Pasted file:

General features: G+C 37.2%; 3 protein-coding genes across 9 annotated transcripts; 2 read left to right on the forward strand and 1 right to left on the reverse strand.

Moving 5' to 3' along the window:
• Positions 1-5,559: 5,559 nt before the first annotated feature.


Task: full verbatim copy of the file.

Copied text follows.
General features: G+C 37.2%; 3 protein-coding genes across 9 annotated transcripts; 2 read left to right on the forward strand and 1 right to left on the reverse strand.

Moving 5' to 3' along the window:
• Positions 1-5,559: 5,559 nt before the first annotated feature.